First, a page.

If the client has hair, but it is sparse, usually the entire hair stoked design can be completed at her initial visit but, a follow up “perfection” visit is essential to add accent strokes. Either way, the talent of the artist is paramount, so please… Do your home work and ask to see photos!


NUMB AND NUMBER… My thoughts on anesthesia

For years, my students and other artists have asked me about my perspective on the many different approaches to anesthetics in our industry. ..so here it is.  Safety should always be everyone’s main concern, next comes outcome, then comfort.  The truth is, beauty can be painful and anything worth having does not always come easily.  With all of the OTC products available to artists today, permanent makeup procedures should not be extremely painful.  And NEVER should an artist promise or advertise pain-free procedures.

Recently, I attended some classes and hands-on workshops that exposed me to a variety of different numbing products and techniques.  It was interesting, a good learning experience and inspired me to share my thoughts on this particular subject.

It’s true that administering pain control products is important, however, we all need to be cognizant of the effects that they may have on the pH of the skin, the concentration level of the pigments and the end healed result.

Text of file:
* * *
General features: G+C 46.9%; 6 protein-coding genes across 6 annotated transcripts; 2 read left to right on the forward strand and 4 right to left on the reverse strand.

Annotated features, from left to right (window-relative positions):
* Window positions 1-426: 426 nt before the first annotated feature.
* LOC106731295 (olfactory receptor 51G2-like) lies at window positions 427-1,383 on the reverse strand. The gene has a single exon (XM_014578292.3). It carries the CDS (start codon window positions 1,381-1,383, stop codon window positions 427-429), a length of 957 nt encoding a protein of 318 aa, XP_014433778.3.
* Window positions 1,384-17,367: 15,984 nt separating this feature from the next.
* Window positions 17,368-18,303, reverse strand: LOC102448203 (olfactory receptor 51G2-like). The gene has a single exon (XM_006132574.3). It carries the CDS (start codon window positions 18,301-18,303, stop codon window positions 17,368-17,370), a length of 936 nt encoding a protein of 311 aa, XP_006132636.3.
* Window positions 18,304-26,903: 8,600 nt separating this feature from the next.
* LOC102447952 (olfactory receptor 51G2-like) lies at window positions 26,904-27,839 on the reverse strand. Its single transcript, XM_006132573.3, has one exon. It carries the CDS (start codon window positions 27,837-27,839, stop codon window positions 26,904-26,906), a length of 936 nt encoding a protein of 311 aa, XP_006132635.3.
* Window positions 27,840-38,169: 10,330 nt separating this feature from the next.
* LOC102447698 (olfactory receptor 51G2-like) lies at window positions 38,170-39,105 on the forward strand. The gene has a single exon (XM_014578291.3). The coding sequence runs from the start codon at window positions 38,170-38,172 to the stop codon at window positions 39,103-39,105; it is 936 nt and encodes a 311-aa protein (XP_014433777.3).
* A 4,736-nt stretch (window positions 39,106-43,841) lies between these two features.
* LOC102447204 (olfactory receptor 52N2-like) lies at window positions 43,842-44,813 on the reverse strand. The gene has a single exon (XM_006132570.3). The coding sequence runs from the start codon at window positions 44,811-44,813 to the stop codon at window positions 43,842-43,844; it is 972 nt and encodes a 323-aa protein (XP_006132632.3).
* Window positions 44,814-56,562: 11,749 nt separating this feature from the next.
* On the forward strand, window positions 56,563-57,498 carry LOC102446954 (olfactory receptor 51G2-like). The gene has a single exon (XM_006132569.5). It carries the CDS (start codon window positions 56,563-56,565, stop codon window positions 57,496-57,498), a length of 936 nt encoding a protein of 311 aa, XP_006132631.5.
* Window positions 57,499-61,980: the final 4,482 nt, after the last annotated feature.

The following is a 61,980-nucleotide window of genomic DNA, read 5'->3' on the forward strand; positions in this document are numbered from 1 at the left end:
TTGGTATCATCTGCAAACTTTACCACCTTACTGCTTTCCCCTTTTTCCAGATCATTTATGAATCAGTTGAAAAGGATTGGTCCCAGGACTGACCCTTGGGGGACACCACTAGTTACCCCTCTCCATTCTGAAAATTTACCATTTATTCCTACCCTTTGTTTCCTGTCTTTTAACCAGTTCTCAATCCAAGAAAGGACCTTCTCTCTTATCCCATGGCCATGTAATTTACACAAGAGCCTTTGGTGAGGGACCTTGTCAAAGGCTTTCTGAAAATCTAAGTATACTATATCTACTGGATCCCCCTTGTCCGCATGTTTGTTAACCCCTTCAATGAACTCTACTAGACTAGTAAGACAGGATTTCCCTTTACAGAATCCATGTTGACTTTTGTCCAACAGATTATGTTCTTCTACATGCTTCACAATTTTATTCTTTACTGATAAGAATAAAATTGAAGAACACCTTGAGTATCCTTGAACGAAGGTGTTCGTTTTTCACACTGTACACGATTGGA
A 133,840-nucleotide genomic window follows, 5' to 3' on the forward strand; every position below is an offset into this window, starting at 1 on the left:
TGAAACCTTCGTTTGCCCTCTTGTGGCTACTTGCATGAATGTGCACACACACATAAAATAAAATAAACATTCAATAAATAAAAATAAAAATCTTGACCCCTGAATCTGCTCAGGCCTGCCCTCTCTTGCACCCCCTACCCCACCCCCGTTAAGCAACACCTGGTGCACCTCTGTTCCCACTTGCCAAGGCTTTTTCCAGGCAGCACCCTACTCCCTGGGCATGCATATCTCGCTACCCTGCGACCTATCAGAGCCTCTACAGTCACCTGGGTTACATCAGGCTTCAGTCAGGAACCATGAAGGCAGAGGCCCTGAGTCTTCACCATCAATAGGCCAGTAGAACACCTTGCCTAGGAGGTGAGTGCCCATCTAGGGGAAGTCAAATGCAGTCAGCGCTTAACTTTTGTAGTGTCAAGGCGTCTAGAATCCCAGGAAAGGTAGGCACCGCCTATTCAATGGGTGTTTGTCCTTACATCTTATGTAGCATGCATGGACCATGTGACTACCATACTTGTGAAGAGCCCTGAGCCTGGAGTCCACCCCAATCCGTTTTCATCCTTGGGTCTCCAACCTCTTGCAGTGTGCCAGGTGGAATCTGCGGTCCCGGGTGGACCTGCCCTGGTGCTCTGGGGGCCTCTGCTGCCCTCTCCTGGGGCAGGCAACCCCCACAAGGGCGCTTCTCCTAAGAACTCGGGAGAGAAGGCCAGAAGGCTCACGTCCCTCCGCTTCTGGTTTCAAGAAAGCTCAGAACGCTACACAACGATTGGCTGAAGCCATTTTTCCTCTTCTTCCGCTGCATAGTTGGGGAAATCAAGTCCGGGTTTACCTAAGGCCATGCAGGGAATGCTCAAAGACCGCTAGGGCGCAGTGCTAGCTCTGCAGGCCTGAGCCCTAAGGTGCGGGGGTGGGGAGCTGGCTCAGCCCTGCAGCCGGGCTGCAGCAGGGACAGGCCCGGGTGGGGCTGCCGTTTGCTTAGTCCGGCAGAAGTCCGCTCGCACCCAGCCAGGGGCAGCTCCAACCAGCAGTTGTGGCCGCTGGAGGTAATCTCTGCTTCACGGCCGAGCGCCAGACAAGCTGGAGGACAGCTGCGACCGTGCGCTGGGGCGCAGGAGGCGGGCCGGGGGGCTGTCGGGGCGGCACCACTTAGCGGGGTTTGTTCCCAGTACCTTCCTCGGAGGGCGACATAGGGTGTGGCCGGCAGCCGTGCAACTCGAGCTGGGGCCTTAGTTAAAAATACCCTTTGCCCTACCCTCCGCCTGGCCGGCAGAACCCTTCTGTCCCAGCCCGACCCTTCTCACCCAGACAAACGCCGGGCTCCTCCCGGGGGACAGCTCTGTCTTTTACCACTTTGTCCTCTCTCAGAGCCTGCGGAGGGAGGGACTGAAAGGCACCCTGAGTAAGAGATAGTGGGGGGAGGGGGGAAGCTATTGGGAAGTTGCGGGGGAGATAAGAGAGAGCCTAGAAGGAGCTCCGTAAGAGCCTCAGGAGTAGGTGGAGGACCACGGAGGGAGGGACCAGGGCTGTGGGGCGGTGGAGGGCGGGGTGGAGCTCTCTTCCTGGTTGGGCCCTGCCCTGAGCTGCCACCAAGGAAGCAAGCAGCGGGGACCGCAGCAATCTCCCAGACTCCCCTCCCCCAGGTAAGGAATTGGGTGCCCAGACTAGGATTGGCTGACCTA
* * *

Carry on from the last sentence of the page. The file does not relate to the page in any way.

Of course we want our clients to be comfortable, but it’s easy to get side-tracked and lose focus of why they are in our office in the first place, and that is to have us implant beautiful, lasting color.  While attending this workshop, I witnessed technicians glob mass amounts of unnecessary numbing agents on to the lash lines of the clients all the way up to the brow.  It looked like white spackle or plain yogurt spread over the entire eye socket, which to me posed a bigger threat of melting into the eye and compromising the integrity of the corneal epithelial layer.   At this point, I was reminded that the person hosting the event also “sold” the numbing products, so the more used, the more sold.  Hey, I’m all for free enterprise, as long as it’s honest, safe and there are no victims or casualties.  As a matter of fact, if it were not for some of the very progressive and innovative entrepreneurs in our industry, we would still be rubbing ice cubes and dental hurricane on our clients.  On the other side of that argument, one could go broke just purchasing numbing agents if we are not careful.  Not to mention the safety threat.

That said, we need to remember that there is a cornea under the lid that we are working on.  The cornea is responsible for 30% of our vision.  Even our safest products can compromise the health and integrity of the corneal epithelial layer if overused.  In addition, an anesthetized cornea does not feel sensation when the client sits up and wipes a dry tissue across the surface causing a corneal abrasion.  This can be excruciatingly painful once the topical anesthetic wears off.    PROCEED WITH CAUTION … LESS IS MORE.